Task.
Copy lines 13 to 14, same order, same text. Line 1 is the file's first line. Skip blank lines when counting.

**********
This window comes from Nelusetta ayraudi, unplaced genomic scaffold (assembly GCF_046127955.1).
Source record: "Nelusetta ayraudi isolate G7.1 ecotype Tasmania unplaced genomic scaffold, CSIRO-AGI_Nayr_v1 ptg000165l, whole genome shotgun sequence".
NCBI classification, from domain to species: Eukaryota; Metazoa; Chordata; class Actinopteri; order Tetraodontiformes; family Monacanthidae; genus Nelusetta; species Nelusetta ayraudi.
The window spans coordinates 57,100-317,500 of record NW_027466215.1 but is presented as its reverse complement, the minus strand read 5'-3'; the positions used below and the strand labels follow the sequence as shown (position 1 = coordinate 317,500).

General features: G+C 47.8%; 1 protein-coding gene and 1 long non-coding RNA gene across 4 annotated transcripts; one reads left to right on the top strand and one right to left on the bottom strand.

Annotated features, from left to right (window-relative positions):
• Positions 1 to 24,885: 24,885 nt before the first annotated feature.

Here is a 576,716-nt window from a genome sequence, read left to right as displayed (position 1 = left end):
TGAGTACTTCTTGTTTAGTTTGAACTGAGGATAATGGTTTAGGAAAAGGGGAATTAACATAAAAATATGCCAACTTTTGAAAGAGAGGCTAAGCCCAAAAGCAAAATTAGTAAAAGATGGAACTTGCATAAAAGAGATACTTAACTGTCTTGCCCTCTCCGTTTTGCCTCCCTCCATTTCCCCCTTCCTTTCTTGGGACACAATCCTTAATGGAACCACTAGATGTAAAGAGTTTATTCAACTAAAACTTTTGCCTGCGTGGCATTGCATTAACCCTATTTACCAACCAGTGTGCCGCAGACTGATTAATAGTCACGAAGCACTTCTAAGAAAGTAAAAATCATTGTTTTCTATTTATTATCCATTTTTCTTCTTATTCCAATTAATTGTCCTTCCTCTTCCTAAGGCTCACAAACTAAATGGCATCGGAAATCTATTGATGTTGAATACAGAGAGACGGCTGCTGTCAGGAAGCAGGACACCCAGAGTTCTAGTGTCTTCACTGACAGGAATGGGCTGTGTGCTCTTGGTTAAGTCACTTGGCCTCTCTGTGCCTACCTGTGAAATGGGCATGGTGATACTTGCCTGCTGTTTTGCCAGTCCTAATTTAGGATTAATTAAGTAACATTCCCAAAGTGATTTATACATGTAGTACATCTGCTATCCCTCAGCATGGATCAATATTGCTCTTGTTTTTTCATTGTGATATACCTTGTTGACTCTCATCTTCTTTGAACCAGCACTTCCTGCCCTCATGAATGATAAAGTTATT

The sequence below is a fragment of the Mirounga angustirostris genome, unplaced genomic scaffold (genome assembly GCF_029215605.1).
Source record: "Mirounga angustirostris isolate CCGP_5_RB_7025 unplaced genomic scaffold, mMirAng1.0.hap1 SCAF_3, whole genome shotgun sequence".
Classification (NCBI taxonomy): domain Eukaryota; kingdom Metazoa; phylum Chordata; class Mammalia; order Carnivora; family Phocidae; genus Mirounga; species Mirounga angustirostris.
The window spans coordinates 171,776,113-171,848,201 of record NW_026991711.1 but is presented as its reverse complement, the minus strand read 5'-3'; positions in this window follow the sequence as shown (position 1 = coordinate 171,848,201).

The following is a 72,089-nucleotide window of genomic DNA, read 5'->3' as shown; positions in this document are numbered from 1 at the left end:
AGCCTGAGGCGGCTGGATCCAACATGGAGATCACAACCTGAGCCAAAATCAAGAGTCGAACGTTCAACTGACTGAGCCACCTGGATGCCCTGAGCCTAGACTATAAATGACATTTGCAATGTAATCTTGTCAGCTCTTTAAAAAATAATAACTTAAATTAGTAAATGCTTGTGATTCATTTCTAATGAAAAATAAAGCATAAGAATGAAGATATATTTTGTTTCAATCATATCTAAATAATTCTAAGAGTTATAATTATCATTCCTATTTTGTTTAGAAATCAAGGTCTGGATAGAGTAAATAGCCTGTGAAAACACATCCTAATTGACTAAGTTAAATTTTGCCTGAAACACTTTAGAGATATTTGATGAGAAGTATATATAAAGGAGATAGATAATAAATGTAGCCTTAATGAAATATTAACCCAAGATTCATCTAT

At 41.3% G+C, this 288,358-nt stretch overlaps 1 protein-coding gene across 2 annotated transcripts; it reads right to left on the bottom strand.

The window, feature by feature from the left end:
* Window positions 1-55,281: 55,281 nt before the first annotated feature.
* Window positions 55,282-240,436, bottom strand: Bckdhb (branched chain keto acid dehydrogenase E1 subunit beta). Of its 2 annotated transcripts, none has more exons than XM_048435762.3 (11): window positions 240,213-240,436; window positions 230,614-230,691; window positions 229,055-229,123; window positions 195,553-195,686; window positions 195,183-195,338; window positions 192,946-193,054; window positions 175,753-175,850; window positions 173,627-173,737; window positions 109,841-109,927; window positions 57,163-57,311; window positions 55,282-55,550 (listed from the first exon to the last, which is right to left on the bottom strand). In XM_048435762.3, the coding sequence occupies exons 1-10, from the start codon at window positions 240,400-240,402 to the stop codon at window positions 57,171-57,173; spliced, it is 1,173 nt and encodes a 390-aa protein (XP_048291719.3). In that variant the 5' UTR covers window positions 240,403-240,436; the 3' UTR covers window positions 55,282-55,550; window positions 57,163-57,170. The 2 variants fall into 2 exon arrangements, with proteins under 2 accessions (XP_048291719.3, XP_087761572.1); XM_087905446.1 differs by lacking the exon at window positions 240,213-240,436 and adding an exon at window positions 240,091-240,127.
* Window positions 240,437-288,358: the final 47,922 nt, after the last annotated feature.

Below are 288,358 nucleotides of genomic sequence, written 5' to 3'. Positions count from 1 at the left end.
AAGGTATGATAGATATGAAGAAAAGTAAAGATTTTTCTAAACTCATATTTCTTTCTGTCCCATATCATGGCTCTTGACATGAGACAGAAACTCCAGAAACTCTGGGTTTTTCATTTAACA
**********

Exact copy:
The window spans coordinates 171,776,113-171,848,201 of record NW_026991711.1 but is presented as its reverse complement, the minus strand read 5'-3'; positions in this window follow the sequence as shown (position 1 = coordinate 171,848,201).

The following is a 72,089-nucleotide window of genomic DNA, read 5'->3' as shown; positions in this document are numbered from 1 at the left end: